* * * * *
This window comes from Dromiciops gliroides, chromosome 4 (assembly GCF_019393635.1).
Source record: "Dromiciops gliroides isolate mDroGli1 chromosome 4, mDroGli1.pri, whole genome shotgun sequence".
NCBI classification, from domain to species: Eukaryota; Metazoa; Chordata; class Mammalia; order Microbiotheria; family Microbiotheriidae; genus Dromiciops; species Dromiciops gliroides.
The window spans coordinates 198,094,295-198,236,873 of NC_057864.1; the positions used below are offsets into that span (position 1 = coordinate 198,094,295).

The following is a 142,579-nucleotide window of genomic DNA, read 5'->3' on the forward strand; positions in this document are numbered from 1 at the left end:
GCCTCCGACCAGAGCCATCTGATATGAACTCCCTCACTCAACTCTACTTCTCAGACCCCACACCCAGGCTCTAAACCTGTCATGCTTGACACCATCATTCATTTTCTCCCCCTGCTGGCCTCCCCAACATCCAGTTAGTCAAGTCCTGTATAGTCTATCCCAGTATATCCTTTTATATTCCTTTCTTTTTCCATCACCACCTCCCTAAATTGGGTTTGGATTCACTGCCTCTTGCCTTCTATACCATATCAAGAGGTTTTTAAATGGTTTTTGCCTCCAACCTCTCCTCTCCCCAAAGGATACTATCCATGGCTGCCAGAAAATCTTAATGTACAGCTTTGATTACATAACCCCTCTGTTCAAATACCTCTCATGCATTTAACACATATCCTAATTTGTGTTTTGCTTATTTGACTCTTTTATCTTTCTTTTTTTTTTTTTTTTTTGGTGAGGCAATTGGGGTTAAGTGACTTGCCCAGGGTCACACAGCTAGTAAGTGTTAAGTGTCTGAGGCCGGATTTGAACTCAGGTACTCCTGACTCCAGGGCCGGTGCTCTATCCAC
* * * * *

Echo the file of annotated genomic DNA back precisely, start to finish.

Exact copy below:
This window comes from Dromiciops gliroides, chromosome 4 (assembly GCF_019393635.1).
Source record: "Dromiciops gliroides isolate mDroGli1 chromosome 4, mDroGli1.pri, whole genome shotgun sequence".
NCBI classification, from domain to species: Eukaryota; Metazoa; Chordata; class Mammalia; order Microbiotheria; family Microbiotheriidae; genus Dromiciops; species Dromiciops gliroides.
The window spans coordinates 198,094,295-198,236,873 of NC_057864.1; the positions used below are offsets into that span (position 1 = coordinate 198,094,295).

The following is a 142,579-nucleotide window of genomic DNA, read 5'->3' on the forward strand; positions in this document are numbered from 1 at the left end:
GCCTCCGACCAGAGCCATCTGATATGAACTCCCTCACTCAACTCTACTTCTCAGACCCCACACCCAGGCTCTAAACCTGTCATGCTTGACACCATCATTCATTTTCTCCCCCTGCTGGCCTCCCCAACATCCAGTTAGTCAAGTCCTGTATAGTCTATCCCAGTATATCCTTTTATATTCCTTTCTTTTTCCATCACCACCTCCCTAAATTGGGTTTGGATTCACTGCCTCTTGCCTTCTATACCATATCAAGAGGTTTTTAAATGGTTTTTGCCTCCAACCTCTCCTCTCCCCAAAGGATACTATCCATGGCTGCCAGAAAATCTTAATGTACAGCTTTGATTACATAACCCCTCTGTTCAAATACCTCTCATGCATTTAACACATATCCTAATTTGTGTTTTGCTTATTTGACTCTTTTATCTTTCTTTTTTTTTTTTTTTTTTGGTGAGGCAATTGGGGTTAAGTGACTTGCCCAGGGTCACACAGCTAGTAAGTGTTAAGTGTCTGAGGCCGGATTTGAACTCAGGTACTCCTGACTCCAGGGCCGGTGCTCTATCCAC